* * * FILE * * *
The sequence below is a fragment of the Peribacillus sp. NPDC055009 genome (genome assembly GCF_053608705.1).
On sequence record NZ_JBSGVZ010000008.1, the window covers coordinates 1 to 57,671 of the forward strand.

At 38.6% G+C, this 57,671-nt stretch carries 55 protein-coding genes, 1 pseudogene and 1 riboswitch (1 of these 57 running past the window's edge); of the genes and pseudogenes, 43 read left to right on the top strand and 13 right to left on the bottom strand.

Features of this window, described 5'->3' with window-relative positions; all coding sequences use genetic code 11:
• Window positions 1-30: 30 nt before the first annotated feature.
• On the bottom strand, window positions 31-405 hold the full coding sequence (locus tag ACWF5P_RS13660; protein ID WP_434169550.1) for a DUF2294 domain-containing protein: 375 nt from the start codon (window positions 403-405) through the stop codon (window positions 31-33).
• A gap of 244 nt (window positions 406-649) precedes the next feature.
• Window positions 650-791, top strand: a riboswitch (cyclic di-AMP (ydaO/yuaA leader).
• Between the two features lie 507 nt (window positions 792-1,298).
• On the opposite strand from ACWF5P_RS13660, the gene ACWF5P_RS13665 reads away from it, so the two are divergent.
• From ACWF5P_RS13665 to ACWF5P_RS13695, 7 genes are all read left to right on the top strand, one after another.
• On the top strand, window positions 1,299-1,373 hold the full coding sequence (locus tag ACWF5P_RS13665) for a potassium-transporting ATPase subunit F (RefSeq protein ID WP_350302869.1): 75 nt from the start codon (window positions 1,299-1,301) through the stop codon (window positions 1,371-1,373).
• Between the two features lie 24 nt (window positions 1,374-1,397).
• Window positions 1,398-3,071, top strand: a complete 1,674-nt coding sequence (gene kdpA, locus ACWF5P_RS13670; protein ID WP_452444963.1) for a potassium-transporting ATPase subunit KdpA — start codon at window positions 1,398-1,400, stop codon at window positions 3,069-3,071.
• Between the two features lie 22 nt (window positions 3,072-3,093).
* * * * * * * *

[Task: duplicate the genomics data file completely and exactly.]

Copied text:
The sequence below is a fragment of the Peribacillus sp. NPDC055009 genome (genome assembly GCF_053608705.1).
On sequence record NZ_JBSGVZ010000008.1, the window covers coordinates 1 to 57,671 of the forward strand.

At 38.6% G+C, this 57,671-nt stretch carries 55 protein-coding genes, 1 pseudogene and 1 riboswitch (1 of these 57 running past the window's edge); of the genes and pseudogenes, 43 read left to right on the top strand and 13 right to left on the bottom strand.

Features of this window, described 5'->3' with window-relative positions; all coding sequences use genetic code 11:
• Window positions 1-30: 30 nt before the first annotated feature.
• On the bottom strand, window positions 31-405 hold the full coding sequence (locus tag ACWF5P_RS13660; protein ID WP_434169550.1) for a DUF2294 domain-containing protein: 375 nt from the start codon (window positions 403-405) through the stop codon (window positions 31-33).
• A gap of 244 nt (window positions 406-649) precedes the next feature.
• Window positions 650-791, top strand: a riboswitch (cyclic di-AMP (ydaO/yuaA leader).
• Between the two features lie 507 nt (window positions 792-1,298).
• On the opposite strand from ACWF5P_RS13660, the gene ACWF5P_RS13665 reads away from it, so the two are divergent.
• From ACWF5P_RS13665 to ACWF5P_RS13695, 7 genes are all read left to right on the top strand, one after another.
• On the top strand, window positions 1,299-1,373 hold the full coding sequence (locus tag ACWF5P_RS13665) for a potassium-transporting ATPase subunit F (RefSeq protein ID WP_350302869.1): 75 nt from the start codon (window positions 1,299-1,301) through the stop codon (window positions 1,371-1,373).
• Between the two features lie 24 nt (window positions 1,374-1,397).
• Window positions 1,398-3,071, top strand: a complete 1,674-nt coding sequence (gene kdpA, locus ACWF5P_RS13670; protein ID WP_452444963.1) for a potassium-transporting ATPase subunit KdpA — start codon at window positions 1,398-1,400, stop codon at window positions 3,069-3,071.
• Between the two features lie 22 nt (window positions 3,072-3,093).